Is your marriage a priority?
Tired of fighting about money?
Money and Marriage: You can’t avoid it as a married couple. It’s the number one reason cited for marital discourse. Sure, it isn’t fun, or exciting, but neither are the fights that come from not talking about it. The vitality and health of every family relies on its foundation. This secular issue of getting-and-spending can either be a rock of that foundation, or it can break it. Every couple needs a financial plan – a philosophy to follow “religiously,” so to speak.
Start by discussing money with your spouse:
1 Disclose: No matter how long you’ve been married, share your financial dreams, fears, habits and attitudes with each other. No good family plan works without risk-taking openness.
2 Discuss: Talk about your philosophy of money. Any and every topic on money you can muster should be exhausted. Remember, both of you should be heard. Only then can you agree on a lifetime family financial plan and budget – look for that in coming issues. It’s hard work at first, but it beats arguing!
Quote: And whatever you do, in word or deed, do everything in the name of the Lord Jesus, giving thanks to God the Father, through Him. (Col 3:17)
by John Morris, diocesan FOCCUS couple trainer
Time matters - part 1:
Is your marriage a priority?
Setting priorities is fundamental. We have all said, “If only we had an extra two hours in our day, we would have time to spend with each other and our marriage would be better!” If we can’t manage the 24 hours in the day that God has given us, why would we want another two hours? We wouldn’t need more hours in the day if we learned how to set priorities. Building a marriage relationship – spending time together focusing on your spouse – must take precedence over other needs that call for our attention.
How do you spend your time? See if your marriage is a priority:
Time Tip: Together, write out how much time you spend:
1 with the kids 2 at work 3 driving 4 chores 5 watching TV
6 etc. Compare that with the time you spend with each other.
Do you give your spouse enough time? If you don’t, do something about it. Other areas in your life depend on the strength of your relationship. If your marriage is most important, make a change.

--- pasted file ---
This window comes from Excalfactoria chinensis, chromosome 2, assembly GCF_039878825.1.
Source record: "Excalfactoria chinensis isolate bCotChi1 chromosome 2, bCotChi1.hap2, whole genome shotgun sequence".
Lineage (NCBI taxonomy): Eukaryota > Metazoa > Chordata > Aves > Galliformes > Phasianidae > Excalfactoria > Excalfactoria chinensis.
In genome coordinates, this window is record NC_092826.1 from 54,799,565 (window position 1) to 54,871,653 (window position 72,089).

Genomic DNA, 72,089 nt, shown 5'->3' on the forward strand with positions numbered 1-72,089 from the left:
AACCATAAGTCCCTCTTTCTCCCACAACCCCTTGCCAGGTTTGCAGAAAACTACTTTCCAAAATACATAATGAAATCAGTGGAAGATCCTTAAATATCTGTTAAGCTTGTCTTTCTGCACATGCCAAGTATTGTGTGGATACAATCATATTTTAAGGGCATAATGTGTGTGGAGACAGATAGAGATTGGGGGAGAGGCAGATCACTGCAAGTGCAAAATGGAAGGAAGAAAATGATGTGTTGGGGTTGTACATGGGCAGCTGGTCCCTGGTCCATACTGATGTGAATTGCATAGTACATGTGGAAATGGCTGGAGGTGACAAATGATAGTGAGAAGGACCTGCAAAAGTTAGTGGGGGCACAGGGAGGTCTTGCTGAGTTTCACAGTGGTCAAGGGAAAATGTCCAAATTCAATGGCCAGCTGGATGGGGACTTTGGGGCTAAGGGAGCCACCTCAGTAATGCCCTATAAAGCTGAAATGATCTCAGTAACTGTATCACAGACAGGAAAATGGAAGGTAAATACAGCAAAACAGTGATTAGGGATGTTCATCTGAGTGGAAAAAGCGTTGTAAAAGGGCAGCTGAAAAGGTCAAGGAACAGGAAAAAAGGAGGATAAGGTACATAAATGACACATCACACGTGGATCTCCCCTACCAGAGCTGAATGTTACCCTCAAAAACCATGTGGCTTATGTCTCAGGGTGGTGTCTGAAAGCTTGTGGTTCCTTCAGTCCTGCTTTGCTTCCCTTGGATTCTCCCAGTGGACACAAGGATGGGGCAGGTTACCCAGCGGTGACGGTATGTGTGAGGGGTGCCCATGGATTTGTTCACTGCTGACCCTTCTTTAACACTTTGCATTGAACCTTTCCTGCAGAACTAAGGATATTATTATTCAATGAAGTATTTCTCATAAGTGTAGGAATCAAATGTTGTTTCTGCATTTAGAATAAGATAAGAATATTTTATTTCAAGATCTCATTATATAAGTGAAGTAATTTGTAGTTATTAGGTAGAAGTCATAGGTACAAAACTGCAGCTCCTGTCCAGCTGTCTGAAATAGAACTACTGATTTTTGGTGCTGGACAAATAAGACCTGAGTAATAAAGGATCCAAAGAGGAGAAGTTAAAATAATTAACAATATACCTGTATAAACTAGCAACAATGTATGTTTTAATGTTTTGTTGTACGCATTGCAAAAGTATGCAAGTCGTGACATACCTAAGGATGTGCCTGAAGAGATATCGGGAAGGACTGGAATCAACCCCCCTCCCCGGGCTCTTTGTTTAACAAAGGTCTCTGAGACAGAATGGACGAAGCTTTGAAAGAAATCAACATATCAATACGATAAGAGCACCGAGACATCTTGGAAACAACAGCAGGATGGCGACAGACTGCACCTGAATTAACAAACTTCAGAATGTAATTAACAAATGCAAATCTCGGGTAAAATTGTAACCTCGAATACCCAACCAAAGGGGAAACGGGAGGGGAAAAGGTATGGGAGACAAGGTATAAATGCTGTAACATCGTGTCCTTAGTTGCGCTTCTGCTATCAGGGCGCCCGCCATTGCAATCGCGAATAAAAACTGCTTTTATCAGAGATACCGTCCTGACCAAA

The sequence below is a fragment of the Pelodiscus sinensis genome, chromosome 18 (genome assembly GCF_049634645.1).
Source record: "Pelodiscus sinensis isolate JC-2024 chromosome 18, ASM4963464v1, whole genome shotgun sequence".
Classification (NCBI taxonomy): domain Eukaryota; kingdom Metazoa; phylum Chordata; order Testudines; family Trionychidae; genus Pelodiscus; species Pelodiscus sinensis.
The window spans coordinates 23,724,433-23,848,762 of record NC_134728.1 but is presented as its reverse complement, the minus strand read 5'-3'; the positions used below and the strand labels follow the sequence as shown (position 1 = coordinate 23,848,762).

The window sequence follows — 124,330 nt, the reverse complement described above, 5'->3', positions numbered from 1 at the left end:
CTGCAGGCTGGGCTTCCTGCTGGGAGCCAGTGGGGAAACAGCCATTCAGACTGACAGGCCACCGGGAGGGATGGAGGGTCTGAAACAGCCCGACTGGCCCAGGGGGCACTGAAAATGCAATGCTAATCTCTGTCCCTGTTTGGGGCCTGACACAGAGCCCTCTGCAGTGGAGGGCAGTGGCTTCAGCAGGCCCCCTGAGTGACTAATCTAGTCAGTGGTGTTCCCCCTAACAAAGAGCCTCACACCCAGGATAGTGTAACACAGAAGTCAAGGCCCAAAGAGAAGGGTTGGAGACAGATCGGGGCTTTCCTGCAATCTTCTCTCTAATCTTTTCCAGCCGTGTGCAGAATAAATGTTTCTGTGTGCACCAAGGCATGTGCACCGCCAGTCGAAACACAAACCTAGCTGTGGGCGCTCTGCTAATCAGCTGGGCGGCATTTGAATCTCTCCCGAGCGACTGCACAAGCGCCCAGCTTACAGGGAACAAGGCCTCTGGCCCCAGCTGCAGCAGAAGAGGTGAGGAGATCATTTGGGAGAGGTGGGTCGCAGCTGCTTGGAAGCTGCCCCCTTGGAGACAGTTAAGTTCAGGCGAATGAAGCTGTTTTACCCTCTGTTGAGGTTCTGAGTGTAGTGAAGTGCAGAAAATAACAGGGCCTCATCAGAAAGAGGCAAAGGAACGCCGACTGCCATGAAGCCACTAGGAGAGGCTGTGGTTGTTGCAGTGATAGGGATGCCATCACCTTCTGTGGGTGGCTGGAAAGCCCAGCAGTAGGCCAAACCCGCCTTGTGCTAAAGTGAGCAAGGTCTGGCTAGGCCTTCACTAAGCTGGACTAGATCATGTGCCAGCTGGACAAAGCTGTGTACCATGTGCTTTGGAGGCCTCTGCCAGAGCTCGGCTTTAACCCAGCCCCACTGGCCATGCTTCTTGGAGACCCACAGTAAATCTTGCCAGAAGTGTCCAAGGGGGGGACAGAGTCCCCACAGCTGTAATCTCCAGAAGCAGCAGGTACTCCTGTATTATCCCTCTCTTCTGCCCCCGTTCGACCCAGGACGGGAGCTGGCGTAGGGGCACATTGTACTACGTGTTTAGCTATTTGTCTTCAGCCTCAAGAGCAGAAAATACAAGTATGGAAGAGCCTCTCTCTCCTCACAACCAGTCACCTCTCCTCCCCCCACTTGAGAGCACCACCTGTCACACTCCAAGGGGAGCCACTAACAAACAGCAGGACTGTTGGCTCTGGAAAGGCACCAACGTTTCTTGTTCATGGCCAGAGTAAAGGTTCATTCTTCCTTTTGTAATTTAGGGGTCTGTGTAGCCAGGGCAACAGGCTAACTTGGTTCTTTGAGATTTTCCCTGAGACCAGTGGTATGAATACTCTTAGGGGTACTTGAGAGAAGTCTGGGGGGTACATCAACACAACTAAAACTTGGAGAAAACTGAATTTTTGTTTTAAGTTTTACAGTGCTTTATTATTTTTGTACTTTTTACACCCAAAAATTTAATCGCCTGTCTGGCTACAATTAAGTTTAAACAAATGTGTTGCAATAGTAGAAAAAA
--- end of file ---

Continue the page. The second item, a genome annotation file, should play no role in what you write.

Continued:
by Tom and JoAnn Fogle
People say communication is so important for marriage, but I say, ‘Why dredge stuff up?’
I often give one-day retreats to married couples on the themes of spirituality and communication. They often complain they’re too tired, too busy and too distracted to communicate. Or they argue too much, so they would just rather avoid it. But communication in a marriage is like oil to a car – smooth running with it, disaster without it. If humans came with a manual, the first few chapters after spirituality would be on communication. And communication fuels the fire of spousal friendship. It’s really that important. Start where you’re at and move forward. If it seems like a lot, slowly build up to it.
Ideas to jump-start your communication:
Tip 1: Talk to each other on a daily basis for 20 minutes. Choose a time – preferably when you’re not asleep. Stop what you’re doing – turn the TV off and don’t answer the phone – and just catch up on the day. Show concern and respect for your spouse. It will help your relationship immensely!
Tip 2: Have a weekly couple sharing time for an hour. Bring up concerns and issues that need your attention, such as the kids, finances, household chores, work, etc. Be proactive.
by Tony Sperendi
Romance and intimacy:
How can busy parents keep the romance alive?
True intimacy: A key factor that contributes to the failure of so many marriages today is the couple’s inability to sustain true intimacy. The problem is blamed on everything from shifting priorities to shifting waistlines. There are no simple answers. It requires sacrifice, time, energy, dedication and a lot of imagination. Or, put another way, it’s 10% physical and 90% mental.
Parents and Romance: Parenting diminishes two important ingredients for intimacy: time and energy. Couples that prefer romantic spontaneity must learn to adapt. You must seriously commit to time alone together. Take advantage of every moment. Surprise dates may not work out with busy conflicting schedules. Schedule routine nights out. Schedule a “date” where you stay in after the kids are put to bed. Let the family know not to disturb you unless there is a true emergency. Try lighting some candles or taking a bath together. Don’t be defeated by an exhausted spouse, setbacks or lost opportunities. Make up for it next time. Finally, don’t be afraid to flirt in front of the kids. the best thing you do for them is become a role model of a healthy, affectionate marriage. Whenever we kiss and hear the familiar “Gross!” – we know we’re making a good impression.
Faith and love: Catholic married couples have an added advantage. In this sacrament, romance becomes a holy word and deed modeled after Christ’s love for His Church. This realization puts us on a path that continues to open our minds and hearts to new ways of seeing each other and our marriage through all the changes we face. Next issue: 3 tips to liven up your marriage.
by Rick & Diane Peiffer
Make of me, God, what you can use as with a pen or chisel tools.
Use the mind that I have honed, use all my skills whose strength you’ve loaned.
Use my ears to hear and tell, use my mouth, too, for speaking well, the Word of God, sharp and alive; use all my talents, grit and strive.
Above all else, wrap around me Love, that’s fit to be like hand in glove.
I am here, your Word to bear, I am here to serve and care.
Make me a vessel without leak, to carry water to the weak.
Make me a staff to lean upon, to carry lightened burdens on.
by Patricia Nischan